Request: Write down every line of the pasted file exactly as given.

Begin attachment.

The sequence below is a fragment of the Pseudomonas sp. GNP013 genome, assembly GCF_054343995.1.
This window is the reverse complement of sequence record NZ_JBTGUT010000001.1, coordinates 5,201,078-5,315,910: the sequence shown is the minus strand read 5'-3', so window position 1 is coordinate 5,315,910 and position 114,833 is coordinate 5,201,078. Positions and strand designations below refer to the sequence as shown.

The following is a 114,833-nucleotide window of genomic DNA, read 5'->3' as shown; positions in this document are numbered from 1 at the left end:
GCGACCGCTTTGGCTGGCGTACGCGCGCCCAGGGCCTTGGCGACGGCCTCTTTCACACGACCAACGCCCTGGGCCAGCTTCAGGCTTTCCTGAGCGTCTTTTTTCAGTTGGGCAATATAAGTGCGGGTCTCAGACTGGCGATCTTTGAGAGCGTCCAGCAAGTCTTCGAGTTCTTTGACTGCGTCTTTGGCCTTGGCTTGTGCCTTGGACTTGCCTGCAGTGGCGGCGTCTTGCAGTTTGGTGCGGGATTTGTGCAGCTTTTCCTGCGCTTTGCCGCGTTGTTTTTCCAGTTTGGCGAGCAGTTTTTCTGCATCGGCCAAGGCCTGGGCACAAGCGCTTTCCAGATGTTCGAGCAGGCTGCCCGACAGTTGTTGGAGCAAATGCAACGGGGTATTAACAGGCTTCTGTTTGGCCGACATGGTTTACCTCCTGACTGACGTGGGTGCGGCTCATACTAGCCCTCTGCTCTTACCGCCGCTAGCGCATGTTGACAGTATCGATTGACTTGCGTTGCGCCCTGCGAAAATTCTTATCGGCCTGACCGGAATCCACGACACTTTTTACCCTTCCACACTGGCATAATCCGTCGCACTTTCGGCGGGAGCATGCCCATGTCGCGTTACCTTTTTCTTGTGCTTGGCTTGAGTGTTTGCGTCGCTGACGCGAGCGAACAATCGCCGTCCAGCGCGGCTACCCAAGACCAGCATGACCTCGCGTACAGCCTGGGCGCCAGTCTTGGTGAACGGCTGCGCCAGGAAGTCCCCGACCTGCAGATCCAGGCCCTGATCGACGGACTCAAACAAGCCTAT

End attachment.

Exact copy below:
The sequence below is a fragment of the Pseudomonas sp. GNP013 genome, assembly GCF_054343995.1.
This window is the reverse complement of sequence record NZ_JBTGUT010000001.1, coordinates 5,201,078-5,315,910: the sequence shown is the minus strand read 5'-3', so window position 1 is coordinate 5,315,910 and position 114,833 is coordinate 5,201,078. Positions and strand designations below refer to the sequence as shown.

The following is a 114,833-nucleotide window of genomic DNA, read 5'->3' as shown; positions in this document are numbered from 1 at the left end:
GCGACCGCTTTGGCTGGCGTACGCGCGCCCAGGGCCTTGGCGACGGCCTCTTTCACACGACCAACGCCCTGGGCCAGCTTCAGGCTTTCCTGAGCGTCTTTTTTCAGTTGGGCAATATAAGTGCGGGTCTCAGACTGGCGATCTTTGAGAGCGTCCAGCAAGTCTTCGAGTTCTTTGACTGCGTCTTTGGCCTTGGCTTGTGCCTTGGACTTGCCTGCAGTGGCGGCGTCTTGCAGTTTGGTGCGGGATTTGTGCAGCTTTTCCTGCGCTTTGCCGCGTTGTTTTTCCAGTTTGGCGAGCAGTTTTTCTGCATCGGCCAAGGCCTGGGCACAAGCGCTTTCCAGATGTTCGAGCAGGCTGCCCGACAGTTGTTGGAGCAAATGCAACGGGGTATTAACAGGCTTCTGTTTGGCCGACATGGTTTACCTCCTGACTGACGTGGGTGCGGCTCATACTAGCCCTCTGCTCTTACCGCCGCTAGCGCATGTTGACAGTATCGATTGACTTGCGTTGCGCCCTGCGAAAATTCTTATCGGCCTGACCGGAATCCACGACACTTTTTACCCTTCCACACTGGCATAATCCGTCGCACTTTCGGCGGGAGCATGCCCATGTCGCGTTACCTTTTTCTTGTGCTTGGCTTGAGTGTTTGCGTCGCTGACGCGAGCGAACAATCGCCGTCCAGCGCGGCTACCCAAGACCAGCATGACCTCGCGTACAGCCTGGGCGCCAGTCTTGGTGAACGGCTGCGCCAGGAAGTCCCCGACCTGCAGATCCAGGCCCTGATCGACGGACTCAAACAAGCCTAT